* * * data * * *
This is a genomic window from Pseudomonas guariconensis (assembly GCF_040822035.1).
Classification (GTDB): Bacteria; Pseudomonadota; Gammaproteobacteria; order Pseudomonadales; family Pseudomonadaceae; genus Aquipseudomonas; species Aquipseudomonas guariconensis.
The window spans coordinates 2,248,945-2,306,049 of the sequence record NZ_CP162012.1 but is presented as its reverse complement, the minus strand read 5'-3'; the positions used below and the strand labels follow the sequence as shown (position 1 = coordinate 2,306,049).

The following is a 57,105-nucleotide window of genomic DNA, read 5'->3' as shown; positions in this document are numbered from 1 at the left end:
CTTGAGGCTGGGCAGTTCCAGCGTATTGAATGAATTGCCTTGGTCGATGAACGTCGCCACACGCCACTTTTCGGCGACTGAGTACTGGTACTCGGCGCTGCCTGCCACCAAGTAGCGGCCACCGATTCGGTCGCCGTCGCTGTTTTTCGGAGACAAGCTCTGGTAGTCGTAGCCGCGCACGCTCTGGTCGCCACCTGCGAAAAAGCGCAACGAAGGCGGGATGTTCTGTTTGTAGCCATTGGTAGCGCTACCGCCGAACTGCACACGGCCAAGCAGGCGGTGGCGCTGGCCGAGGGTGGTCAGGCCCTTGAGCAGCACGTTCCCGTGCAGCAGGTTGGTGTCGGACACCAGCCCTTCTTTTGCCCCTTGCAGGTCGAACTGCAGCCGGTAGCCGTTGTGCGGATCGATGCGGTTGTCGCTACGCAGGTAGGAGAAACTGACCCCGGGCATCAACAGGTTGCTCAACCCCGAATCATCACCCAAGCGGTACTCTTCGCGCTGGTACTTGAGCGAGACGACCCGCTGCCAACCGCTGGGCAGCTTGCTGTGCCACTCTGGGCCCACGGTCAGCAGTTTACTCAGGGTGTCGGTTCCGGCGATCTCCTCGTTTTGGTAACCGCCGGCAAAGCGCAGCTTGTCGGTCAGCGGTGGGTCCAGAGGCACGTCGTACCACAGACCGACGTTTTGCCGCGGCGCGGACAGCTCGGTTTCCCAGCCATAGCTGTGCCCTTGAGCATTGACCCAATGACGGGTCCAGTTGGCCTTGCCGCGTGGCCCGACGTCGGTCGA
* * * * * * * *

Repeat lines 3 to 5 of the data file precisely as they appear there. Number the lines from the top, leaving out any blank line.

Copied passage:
The window spans coordinates 2,248,945-2,306,049 of the sequence record NZ_CP162012.1 but is presented as its reverse complement, the minus strand read 5'-3'; the positions used below and the strand labels follow the sequence as shown (position 1 = coordinate 2,306,049).

The following is a 57,105-nucleotide window of genomic DNA, read 5'->3' as shown; positions in this document are numbered from 1 at the left end:
CTTGAGGCTGGGCAGTTCCAGCGTATTGAATGAATTGCCTTGGTCGATGAACGTCGCCACACGCCACTTTTCGGCGACTGAGTACTGGTACTCGGCGCTGCCTGCCACCAAGTAGCGGCCACCGATTCGGTCGCCGTCGCTGTTTTTCGGAGACAAGCTCTGGTAGTCGTAGCCGCGCACGCTCTGGTCGCCACCTGCGAAAAAGCGCAACGAAGGCGGGATGTTCTGTTTGTAGCCATTGGTAGCGCTACCGCCGAACTGCACACGGCCAAGCAGGCGGTGGCGCTGGCCGAGGGTGGTCAGGCCCTTGAGCAGCACGTTCCCGTGCAGCAGGTTGGTGTCGGACACCAGCCCTTCTTTTGCCCCTTGCAGGTCGAACTGCAGCCGGTAGCCGTTGTGCGGATCGATGCGGTTGTCGCTACGCAGGTAGGAGAAACTGACCCCGGGCATCAACAGGTTGCTCAACCCCGAATCATCACCCAAGCGGTACTCTTCGCGCTGGTACTTGAGCGAGACGACCCGCTGCCAACCGCTGGGCAGCTTGCTGTGCCACTCTGGGCCCACGGTCAGCAGTTTACTCAGGGTGTCGGTTCCGGCGATCTCCTCGTTTTGGTAACCGCCGGCAAAGCGCAGCTTGTCGGTCAGCGGTGGGTCCAGAGGCACGTCGTACCACAGACCGACGTTTTGCCGCGGCGCGGACAGCTCGGTTTCCCAGCCATAGCTGTGCCCTTGAGCATTGACCCAATGACGGGTCCAGTTGGCCTTGCCGCGTGGCCCGACGTCGGTCGA